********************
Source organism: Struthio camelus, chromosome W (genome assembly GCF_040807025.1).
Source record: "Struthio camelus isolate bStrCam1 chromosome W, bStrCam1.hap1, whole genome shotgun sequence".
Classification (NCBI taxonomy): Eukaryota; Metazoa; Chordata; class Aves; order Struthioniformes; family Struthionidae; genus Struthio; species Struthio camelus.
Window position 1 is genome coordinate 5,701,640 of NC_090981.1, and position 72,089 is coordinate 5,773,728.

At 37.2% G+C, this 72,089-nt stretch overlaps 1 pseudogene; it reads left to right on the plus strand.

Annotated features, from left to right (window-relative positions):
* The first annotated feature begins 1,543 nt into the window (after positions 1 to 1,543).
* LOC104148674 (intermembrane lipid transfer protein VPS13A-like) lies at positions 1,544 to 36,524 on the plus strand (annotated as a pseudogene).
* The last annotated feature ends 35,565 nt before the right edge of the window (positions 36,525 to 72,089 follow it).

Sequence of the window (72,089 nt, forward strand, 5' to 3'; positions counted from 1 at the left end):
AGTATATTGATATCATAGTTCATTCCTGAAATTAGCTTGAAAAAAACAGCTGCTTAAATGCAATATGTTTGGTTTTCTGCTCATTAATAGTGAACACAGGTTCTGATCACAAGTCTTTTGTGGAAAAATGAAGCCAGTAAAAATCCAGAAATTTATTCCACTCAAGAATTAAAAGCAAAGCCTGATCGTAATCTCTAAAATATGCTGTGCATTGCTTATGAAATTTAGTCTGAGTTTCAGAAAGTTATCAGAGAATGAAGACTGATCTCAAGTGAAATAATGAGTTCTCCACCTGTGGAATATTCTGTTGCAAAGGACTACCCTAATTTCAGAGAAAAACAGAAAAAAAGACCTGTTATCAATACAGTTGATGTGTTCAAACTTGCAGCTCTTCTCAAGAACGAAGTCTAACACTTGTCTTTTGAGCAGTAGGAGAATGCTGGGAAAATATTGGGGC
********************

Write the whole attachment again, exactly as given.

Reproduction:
Source organism: Struthio camelus, chromosome W (genome assembly GCF_040807025.1).
Source record: "Struthio camelus isolate bStrCam1 chromosome W, bStrCam1.hap1, whole genome shotgun sequence".
Classification (NCBI taxonomy): Eukaryota; Metazoa; Chordata; class Aves; order Struthioniformes; family Struthionidae; genus Struthio; species Struthio camelus.
Window position 1 is genome coordinate 5,701,640 of NC_090981.1, and position 72,089 is coordinate 5,773,728.

At 37.2% G+C, this 72,089-nt stretch overlaps 1 pseudogene; it reads left to right on the plus strand.

Annotated features, from left to right (window-relative positions):
* The first annotated feature begins 1,543 nt into the window (after positions 1 to 1,543).
* LOC104148674 (intermembrane lipid transfer protein VPS13A-like) lies at positions 1,544 to 36,524 on the plus strand (annotated as a pseudogene).
* The last annotated feature ends 35,565 nt before the right edge of the window (positions 36,525 to 72,089 follow it).

Sequence of the window (72,089 nt, forward strand, 5' to 3'; positions counted from 1 at the left end):
AGTATATTGATATCATAGTTCATTCCTGAAATTAGCTTGAAAAAAACAGCTGCTTAAATGCAATATGTTTGGTTTTCTGCTCATTAATAGTGAACACAGGTTCTGATCACAAGTCTTTTGTGGAAAAATGAAGCCAGTAAAAATCCAGAAATTTATTCCACTCAAGAATTAAAAGCAAAGCCTGATCGTAATCTCTAAAATATGCTGTGCATTGCTTATGAAATTTAGTCTGAGTTTCAGAAAGTTATCAGAGAATGAAGACTGATCTCAAGTGAAATAATGAGTTCTCCACCTGTGGAATATTCTGTTGCAAAGGACTACCCTAATTTCAGAGAAAAACAGAAAAAAAGACCTGTTATCAATACAGTTGATGTGTTCAAACTTGCAGCTCTTCTCAAGAACGAAGTCTAACACTTGTCTTTTGAGCAGTAGGAGAATGCTGGGAAAATATTGGGGC